Bookshelf with Sidmouth author Sophie King

Books guaranteed to keep you up at night

RECENTLY, I must confess, I’ve felt rather disheartened by some books I’ve picked up. They’ve lacked that ‘turn-the-page’ factor that’s so necessary in a good book.

So this week, I’ve picked some books which are guaranteed to keep you up at night if you read in bed (as so many people do).

So if you share a bedroom, you might end up reading by torchlight under the covers….

THE PENNY BANGLE by Margaret James. Published by Choc Lit. �7.99.

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Who says you can’t judge a book by its cover? Margaret James is an established writer who lives in Devon. Her previous novels with Choc Lit are stunning, with their sepia-coloured shots of classical heroines. And The Penny Bangle is no exception.

Set in the 1940s, Cassie becomes a land girl in Dorset where she meets twins, both of whom are recovering from injuries at Dunkirk. She falls in love with one but then he goes missing. Can the brother take his place in Cassie’s heart? A corker.

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ALYS, ALWAYS by Harriet Lane. Published by Weidenfeld & Nicholson �12.99.

Picture the scene. Frances, a single woman in her thirties is driving along a country road when she comes across an overturned car. The woman driver dies.

Frances tries to block out the incident until she finds out who the woman’s husband is. Then France’s true colours come to light, proving that people aren’t always who they seem to be.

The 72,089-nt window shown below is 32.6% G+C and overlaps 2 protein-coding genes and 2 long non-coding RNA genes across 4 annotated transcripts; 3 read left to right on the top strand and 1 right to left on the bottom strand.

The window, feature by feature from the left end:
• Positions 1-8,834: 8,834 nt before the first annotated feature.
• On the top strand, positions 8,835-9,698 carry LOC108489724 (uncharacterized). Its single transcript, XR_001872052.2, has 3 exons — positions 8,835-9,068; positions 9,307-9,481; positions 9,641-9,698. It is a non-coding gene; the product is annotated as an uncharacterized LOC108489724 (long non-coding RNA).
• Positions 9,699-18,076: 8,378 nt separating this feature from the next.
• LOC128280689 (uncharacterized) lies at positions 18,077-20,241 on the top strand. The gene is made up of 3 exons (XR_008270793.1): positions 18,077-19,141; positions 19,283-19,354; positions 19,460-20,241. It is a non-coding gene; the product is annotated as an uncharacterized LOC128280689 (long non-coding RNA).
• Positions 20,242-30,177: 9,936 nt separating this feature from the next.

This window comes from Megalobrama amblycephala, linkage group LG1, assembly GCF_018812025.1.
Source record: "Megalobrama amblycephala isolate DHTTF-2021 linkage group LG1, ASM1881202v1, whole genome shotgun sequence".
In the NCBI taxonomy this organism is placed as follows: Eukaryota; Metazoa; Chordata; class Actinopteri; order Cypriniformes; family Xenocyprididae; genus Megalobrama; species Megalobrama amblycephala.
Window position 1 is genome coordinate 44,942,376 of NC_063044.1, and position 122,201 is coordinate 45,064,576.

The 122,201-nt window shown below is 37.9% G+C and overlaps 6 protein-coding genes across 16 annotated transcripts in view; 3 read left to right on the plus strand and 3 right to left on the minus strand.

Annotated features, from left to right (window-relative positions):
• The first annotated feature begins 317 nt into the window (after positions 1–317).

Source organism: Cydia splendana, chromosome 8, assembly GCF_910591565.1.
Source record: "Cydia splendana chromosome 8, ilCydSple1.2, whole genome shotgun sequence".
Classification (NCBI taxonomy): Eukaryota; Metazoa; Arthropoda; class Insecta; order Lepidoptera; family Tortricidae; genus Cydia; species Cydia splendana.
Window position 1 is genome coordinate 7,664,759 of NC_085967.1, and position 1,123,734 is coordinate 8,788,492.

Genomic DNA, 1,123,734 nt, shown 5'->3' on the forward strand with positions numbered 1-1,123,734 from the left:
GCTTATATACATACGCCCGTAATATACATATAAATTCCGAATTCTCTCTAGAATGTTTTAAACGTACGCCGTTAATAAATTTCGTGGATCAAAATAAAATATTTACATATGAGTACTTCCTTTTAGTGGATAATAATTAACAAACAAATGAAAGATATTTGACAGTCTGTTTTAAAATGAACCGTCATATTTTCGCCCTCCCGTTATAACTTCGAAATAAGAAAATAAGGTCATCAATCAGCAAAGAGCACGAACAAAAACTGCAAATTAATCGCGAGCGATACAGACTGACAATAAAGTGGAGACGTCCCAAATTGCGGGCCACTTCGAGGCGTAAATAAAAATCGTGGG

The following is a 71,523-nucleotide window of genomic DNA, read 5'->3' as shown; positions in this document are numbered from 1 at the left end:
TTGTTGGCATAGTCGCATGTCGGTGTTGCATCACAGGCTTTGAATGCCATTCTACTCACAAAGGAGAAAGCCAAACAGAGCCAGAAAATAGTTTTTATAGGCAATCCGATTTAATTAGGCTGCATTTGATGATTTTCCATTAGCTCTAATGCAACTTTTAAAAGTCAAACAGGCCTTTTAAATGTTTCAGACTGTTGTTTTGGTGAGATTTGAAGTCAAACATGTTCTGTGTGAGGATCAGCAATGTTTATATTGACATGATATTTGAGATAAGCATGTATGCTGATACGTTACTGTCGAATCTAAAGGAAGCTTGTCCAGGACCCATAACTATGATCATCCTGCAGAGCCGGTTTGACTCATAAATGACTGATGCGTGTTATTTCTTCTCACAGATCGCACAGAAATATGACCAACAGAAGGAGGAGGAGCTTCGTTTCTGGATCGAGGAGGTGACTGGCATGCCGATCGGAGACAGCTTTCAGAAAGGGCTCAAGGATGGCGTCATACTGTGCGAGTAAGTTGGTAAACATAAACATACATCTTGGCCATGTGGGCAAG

My spine’s tingling. Is yours?

THE FORGOTTEN WALTZ by Anne Enright. Published by Vintage �7.99.

The author is one of our most respected writers of the time. She succeeds in crawling under characters’ skins and making them face uncomfortable issues.

The heroine in Enright’s latest novel is one Gina Moynihan from Dublin who tells the story of her seven year love affair. An everyday story but one which carries different notes every time.

THE LIFEBOAT by Charlotte Rogan. Published by Virago. �12.99.

The recent publicity over The Titanic might well make you wonder what you would do in a crisis at sea.

Grace, a young bride back in 1914, unexpectedly finds herself in a crowded lifeboat and separated from her new husband. She is forced to examine her own heart while fighting for survival.

Nothing like a bit of drama in life to make you re-think your priorities.

THE BEGINNER’S GOODBYE by Anne Tyler. Chatto & Windus �12.99.

The title hooked me before I even realised it was by one of my favourite novelists.

Anne Tyler has the gift of homing in on human emotions so we don’t feel so alone any more – because she shows us that others feel the same. Aaron is a widower in his thirties who looks back at how he met and wooed his wife.

It might sound sad but trust me. If you haven’t read Anne Tyler before, you are in for a treat.

What I’m reading now:

THE CONFINEMENT by Katherine McMahon. Orion �7.99.

A young girl starts a new school in the present day. But in chapter two, the book slips back to Victorian times when a young teacher starts her first job.

I rather like ‘time slip’ novels where we go back and forth in time. It’s amazing how our emotions today can be so similar to those who lived a hundred years ago or more.

*Sophie King is the author of seven novels and fifteen non-fiction books. For details of her writing courses, email

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